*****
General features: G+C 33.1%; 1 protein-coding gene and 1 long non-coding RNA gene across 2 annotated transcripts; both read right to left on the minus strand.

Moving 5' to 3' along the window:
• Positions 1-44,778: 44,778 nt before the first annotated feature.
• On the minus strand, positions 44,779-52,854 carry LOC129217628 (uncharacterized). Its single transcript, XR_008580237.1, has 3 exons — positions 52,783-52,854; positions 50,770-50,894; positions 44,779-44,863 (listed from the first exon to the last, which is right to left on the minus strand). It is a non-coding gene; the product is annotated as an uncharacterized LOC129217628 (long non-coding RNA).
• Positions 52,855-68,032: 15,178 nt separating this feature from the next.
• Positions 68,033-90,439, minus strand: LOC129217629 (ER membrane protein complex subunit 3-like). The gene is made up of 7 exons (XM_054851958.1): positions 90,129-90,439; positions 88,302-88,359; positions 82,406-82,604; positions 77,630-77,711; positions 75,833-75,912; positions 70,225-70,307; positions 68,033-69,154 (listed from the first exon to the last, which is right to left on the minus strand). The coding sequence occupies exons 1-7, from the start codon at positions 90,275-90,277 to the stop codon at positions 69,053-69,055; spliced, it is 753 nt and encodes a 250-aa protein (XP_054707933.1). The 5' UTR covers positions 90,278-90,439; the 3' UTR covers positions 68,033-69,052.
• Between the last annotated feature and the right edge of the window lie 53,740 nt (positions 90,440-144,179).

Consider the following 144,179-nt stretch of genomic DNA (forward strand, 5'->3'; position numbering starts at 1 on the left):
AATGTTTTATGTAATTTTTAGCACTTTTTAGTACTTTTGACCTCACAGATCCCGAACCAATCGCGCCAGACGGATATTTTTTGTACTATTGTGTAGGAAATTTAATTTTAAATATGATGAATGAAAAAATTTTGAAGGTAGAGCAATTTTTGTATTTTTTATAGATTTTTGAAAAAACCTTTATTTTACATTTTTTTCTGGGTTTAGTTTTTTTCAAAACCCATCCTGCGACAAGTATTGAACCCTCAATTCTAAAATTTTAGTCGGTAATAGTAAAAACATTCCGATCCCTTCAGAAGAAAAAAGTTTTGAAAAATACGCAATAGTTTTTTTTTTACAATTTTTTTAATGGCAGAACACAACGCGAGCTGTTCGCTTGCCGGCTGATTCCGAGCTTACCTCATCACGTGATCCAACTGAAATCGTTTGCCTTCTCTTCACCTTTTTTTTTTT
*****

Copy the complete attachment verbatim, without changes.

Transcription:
General features: G+C 33.1%; 1 protein-coding gene and 1 long non-coding RNA gene across 2 annotated transcripts; both read right to left on the minus strand.

Moving 5' to 3' along the window:
• Positions 1-44,778: 44,778 nt before the first annotated feature.
• On the minus strand, positions 44,779-52,854 carry LOC129217628 (uncharacterized). Its single transcript, XR_008580237.1, has 3 exons — positions 52,783-52,854; positions 50,770-50,894; positions 44,779-44,863 (listed from the first exon to the last, which is right to left on the minus strand). It is a non-coding gene; the product is annotated as an uncharacterized LOC129217628 (long non-coding RNA).
• Positions 52,855-68,032: 15,178 nt separating this feature from the next.
• Positions 68,033-90,439, minus strand: LOC129217629 (ER membrane protein complex subunit 3-like). The gene is made up of 7 exons (XM_054851958.1): positions 90,129-90,439; positions 88,302-88,359; positions 82,406-82,604; positions 77,630-77,711; positions 75,833-75,912; positions 70,225-70,307; positions 68,033-69,154 (listed from the first exon to the last, which is right to left on the minus strand). The coding sequence occupies exons 1-7, from the start codon at positions 90,275-90,277 to the stop codon at positions 69,053-69,055; spliced, it is 753 nt and encodes a 250-aa protein (XP_054707933.1). The 5' UTR covers positions 90,278-90,439; the 3' UTR covers positions 68,033-69,052.
• Between the last annotated feature and the right edge of the window lie 53,740 nt (positions 90,440-144,179).

Consider the following 144,179-nt stretch of genomic DNA (forward strand, 5'->3'; position numbering starts at 1 on the left):
AATGTTTTATGTAATTTTTAGCACTTTTTAGTACTTTTGACCTCACAGATCCCGAACCAATCGCGCCAGACGGATATTTTTTGTACTATTGTGTAGGAAATTTAATTTTAAATATGATGAATGAAAAAATTTTGAAGGTAGAGCAATTTTTGTATTTTTTATAGATTTTTGAAAAAACCTTTATTTTACATTTTTTTCTGGGTTTAGTTTTTTTCAAAACCCATCCTGCGACAAGTATTGAACCCTCAATTCTAAAATTTTAGTCGGTAATAGTAAAAACATTCCGATCCCTTCAGAAGAAAAAAGTTTTGAAAAATACGCAATAGTTTTTTTTTTACAATTTTTTTAATGGCAGAACACAACGCGAGCTGTTCGCTTGCCGGCTGATTCCGAGCTTACCTCATCACGTGATCCAACTGAAATCGTTTGCCTTCTCTTCACCTTTTTTTTTTT